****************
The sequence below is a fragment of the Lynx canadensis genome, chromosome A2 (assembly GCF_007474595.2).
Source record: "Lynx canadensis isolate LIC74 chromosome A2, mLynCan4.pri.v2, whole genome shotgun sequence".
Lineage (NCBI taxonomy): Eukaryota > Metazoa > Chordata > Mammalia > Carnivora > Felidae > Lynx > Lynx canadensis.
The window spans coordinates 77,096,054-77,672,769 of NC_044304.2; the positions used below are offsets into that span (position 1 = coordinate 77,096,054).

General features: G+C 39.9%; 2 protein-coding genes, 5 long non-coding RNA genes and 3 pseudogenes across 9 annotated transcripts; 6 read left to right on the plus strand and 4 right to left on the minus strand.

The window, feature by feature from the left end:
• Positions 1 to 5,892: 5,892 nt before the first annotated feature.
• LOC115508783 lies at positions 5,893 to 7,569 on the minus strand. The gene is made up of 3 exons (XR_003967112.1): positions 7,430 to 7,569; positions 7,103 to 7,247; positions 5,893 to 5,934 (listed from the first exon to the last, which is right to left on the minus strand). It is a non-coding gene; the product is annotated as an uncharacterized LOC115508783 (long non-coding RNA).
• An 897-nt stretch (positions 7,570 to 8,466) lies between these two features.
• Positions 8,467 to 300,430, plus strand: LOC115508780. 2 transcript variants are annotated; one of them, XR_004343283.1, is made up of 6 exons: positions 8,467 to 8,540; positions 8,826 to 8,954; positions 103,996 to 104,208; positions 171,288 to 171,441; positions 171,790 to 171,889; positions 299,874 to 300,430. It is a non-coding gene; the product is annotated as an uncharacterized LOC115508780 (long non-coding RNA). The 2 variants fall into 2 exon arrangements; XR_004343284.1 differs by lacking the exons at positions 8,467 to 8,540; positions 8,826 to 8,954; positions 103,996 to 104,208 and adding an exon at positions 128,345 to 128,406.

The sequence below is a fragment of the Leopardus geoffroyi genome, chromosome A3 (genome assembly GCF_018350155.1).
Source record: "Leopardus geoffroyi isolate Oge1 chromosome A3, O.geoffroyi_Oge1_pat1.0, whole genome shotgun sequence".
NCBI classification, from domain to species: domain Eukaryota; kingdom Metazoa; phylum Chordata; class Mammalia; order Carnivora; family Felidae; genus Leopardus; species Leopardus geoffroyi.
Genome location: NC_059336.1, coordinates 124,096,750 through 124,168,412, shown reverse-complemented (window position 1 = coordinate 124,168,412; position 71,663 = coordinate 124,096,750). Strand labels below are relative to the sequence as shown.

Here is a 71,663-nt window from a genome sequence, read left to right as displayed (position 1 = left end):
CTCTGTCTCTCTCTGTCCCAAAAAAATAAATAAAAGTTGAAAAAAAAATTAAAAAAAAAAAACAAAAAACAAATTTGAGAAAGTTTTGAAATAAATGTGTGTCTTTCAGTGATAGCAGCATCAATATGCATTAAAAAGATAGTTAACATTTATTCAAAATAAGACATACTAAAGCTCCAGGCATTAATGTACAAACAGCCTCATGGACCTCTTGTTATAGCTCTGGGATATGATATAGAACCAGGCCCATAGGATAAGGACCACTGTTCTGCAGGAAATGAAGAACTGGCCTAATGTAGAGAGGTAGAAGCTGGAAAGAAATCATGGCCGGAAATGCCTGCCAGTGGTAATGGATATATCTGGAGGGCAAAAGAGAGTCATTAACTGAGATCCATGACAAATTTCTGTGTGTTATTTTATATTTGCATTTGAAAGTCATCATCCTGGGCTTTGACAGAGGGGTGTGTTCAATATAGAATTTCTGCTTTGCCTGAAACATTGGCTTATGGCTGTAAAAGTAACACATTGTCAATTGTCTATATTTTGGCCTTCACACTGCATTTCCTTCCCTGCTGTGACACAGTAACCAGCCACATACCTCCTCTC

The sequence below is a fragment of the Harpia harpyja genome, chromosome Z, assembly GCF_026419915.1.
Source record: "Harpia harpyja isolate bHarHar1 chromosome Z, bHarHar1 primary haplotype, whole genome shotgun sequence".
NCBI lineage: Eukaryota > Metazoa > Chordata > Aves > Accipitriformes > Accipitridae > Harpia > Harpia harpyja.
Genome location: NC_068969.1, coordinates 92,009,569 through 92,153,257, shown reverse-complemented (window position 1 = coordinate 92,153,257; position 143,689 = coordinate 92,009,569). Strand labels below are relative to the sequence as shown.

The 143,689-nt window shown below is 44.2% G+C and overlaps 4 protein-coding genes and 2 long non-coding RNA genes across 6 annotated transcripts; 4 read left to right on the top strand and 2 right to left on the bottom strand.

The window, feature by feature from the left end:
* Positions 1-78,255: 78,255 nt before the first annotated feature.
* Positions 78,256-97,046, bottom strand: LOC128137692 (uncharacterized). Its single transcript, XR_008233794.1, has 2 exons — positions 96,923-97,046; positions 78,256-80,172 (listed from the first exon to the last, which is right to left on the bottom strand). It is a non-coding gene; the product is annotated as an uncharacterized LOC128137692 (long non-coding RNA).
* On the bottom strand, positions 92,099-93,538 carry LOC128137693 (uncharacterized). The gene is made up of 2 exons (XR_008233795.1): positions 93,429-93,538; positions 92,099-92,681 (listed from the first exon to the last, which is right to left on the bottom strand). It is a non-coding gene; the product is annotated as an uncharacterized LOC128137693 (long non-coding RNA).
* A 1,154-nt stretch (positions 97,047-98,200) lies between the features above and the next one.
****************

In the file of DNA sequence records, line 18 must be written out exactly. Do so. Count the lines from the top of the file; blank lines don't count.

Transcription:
Source record: "Harpia harpyja isolate bHarHar1 chromosome Z, bHarHar1 primary haplotype, whole genome shotgun sequence".